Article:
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The Analogue Car Collector

 

At RPM Technik we are lucky enough to have met some very interesting people over the years of business, especially given the types of cars that we look after. Often some of the most exclusive car owners become friends of the company, through the process of building projects and purchasing multiple cars. One such individual has kindly agreed to share with you the realities of owning multiples of these amazing cars.

Please note: Customer confidentiality is key for us at RPM Technik, therefore, the photographs shown within this blog post have been found online and aren’t the actual cars within this collection.

Q1. How many cars do you currently keep in your collection and could you share with us what they are?

Mercedes G63, Carrera GT, 1970 911e, E36 M3 endurance race car, 1972 group 2 BMW 2002 race car, Jaguar XK120 race car, RPM Technik restored and modified Porsche 964, Lancia Delta Integrale Evo 2, 1968 Fast Road E-Type, Euro 205 Rallye, BMW E30 Track Car. I am not counting projects yet to be completed..!

Q2. What was your first car?

BMW 330 ci in Black with no sport kit.

Q3. What was your first Supercar and why did you buy it?

Photo: SLR Roadster | COYS

My first supercar was my SLR Roadster, I loved the whole story behind it, the look, the noise and how rare UK cars are (around 7 at the time.) I less liked the crap 5 speed auto which made it more of an extremely quick, refined German muscle car than a precision drive. Eventually sold it for a 458 Speciale, but I did own it for quite a few years.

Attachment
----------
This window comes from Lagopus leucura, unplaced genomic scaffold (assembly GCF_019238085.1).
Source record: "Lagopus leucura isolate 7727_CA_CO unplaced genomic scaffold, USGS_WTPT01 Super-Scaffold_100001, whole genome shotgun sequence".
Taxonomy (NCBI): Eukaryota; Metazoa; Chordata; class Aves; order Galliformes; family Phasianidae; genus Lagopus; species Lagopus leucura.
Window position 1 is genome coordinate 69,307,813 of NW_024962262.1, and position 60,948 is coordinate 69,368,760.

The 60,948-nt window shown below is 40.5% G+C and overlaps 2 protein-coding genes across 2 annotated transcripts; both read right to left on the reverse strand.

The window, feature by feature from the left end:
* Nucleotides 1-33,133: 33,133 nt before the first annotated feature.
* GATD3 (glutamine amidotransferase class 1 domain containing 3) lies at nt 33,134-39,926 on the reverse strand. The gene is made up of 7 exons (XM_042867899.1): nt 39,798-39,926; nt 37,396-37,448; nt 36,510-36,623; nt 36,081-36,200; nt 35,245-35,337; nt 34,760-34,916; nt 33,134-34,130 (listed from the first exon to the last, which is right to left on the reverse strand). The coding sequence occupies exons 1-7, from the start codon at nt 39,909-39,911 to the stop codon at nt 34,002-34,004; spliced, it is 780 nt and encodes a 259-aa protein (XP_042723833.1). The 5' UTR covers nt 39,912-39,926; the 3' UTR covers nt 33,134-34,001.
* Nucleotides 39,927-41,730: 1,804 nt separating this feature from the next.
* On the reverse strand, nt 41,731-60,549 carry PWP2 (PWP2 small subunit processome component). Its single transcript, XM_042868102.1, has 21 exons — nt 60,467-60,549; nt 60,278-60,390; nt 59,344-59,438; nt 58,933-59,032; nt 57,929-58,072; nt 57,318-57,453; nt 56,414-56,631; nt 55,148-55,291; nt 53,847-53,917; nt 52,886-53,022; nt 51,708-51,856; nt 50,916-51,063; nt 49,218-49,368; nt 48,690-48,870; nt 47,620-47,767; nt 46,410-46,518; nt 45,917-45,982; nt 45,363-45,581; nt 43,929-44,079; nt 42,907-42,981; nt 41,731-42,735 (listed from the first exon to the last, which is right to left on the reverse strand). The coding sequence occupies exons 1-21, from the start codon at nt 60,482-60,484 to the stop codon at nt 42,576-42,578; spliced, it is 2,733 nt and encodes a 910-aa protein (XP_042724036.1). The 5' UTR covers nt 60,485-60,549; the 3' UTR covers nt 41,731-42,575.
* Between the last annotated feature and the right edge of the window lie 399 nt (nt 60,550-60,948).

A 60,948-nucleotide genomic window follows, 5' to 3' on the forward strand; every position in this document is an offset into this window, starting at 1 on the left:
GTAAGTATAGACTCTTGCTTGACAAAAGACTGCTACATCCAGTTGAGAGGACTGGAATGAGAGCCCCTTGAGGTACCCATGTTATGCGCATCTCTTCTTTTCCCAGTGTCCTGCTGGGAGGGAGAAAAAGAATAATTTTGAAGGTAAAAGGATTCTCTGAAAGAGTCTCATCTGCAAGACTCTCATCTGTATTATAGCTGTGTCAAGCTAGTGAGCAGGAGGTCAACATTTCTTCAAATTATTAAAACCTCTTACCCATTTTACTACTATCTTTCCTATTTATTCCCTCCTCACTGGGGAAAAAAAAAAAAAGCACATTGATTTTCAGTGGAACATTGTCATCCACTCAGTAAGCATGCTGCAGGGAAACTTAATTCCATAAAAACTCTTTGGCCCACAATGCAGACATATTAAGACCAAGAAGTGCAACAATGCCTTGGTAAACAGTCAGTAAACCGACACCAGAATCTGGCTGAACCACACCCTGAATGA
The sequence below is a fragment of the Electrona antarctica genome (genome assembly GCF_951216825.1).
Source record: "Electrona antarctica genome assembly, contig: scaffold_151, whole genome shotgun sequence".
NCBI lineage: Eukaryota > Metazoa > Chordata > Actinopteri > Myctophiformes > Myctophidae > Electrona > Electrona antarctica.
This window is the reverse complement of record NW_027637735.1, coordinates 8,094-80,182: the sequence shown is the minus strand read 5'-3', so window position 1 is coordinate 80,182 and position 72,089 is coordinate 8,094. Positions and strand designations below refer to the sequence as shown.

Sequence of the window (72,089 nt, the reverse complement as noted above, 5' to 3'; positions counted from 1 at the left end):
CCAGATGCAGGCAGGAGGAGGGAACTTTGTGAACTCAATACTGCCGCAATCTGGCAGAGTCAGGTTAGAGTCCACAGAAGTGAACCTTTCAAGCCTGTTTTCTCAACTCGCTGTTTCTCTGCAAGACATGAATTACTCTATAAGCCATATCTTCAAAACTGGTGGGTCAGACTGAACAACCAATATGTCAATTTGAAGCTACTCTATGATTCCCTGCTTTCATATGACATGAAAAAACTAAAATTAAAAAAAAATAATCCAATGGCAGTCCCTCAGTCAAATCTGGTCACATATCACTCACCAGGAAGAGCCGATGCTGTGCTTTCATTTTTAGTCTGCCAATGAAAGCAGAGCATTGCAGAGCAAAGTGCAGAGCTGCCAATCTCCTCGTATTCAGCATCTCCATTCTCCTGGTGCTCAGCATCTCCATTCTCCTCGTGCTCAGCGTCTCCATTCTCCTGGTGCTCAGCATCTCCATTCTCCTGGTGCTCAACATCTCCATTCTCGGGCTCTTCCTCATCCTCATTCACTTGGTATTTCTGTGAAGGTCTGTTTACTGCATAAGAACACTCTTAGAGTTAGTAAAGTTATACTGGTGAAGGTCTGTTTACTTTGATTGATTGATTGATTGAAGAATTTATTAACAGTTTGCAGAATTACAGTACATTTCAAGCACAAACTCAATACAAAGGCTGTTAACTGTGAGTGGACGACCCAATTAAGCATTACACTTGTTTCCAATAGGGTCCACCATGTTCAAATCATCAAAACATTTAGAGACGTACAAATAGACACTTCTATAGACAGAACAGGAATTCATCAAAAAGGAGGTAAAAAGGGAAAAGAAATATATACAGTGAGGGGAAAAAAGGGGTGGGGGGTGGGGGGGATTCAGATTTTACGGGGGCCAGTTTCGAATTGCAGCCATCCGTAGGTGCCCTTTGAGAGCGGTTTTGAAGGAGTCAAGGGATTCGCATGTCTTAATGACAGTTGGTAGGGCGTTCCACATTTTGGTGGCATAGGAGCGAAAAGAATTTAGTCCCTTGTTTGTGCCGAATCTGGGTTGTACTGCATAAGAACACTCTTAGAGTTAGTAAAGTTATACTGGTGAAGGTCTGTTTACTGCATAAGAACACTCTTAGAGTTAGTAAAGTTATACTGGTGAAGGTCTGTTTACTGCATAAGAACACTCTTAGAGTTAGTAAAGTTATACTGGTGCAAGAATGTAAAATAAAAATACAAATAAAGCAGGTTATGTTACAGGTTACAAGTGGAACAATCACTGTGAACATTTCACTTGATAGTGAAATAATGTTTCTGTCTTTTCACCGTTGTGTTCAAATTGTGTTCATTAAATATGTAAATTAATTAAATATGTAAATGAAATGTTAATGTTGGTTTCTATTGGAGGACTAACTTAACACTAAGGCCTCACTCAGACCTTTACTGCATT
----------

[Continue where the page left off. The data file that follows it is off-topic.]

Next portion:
Q4. Did you intentionally start a collection?

I think like some other people in my position, I don’t really see myself as a collector, but a driver looking for the best driving experiences. Because of this I don’t tend to ever buy ‘investment grade, cars (apart from the Carrera GT & 458 Speciale etc) but rather look for ones with an acceptable story. For example, a non-numbers matching engine wouldn’t faze me, as I will probably modify everything to make it the best drive it can be. Clearly, I don’t want to be modifying a concours car. Cars just got added over the years when I was in a position to do so, and I saw something I would like to try. If they are good or I can create great memories with them, they stay.

Q5. Is there a strategy to what you are buying?

As per your last question, but overall, I am not a very responsible car buyer! A lot, if not most of them I bought over the internet/phone, sometimes I got a big headache when I discovered issues or horror stories as a result. I think I get an idea, then am quite stubborn to find the right example for me.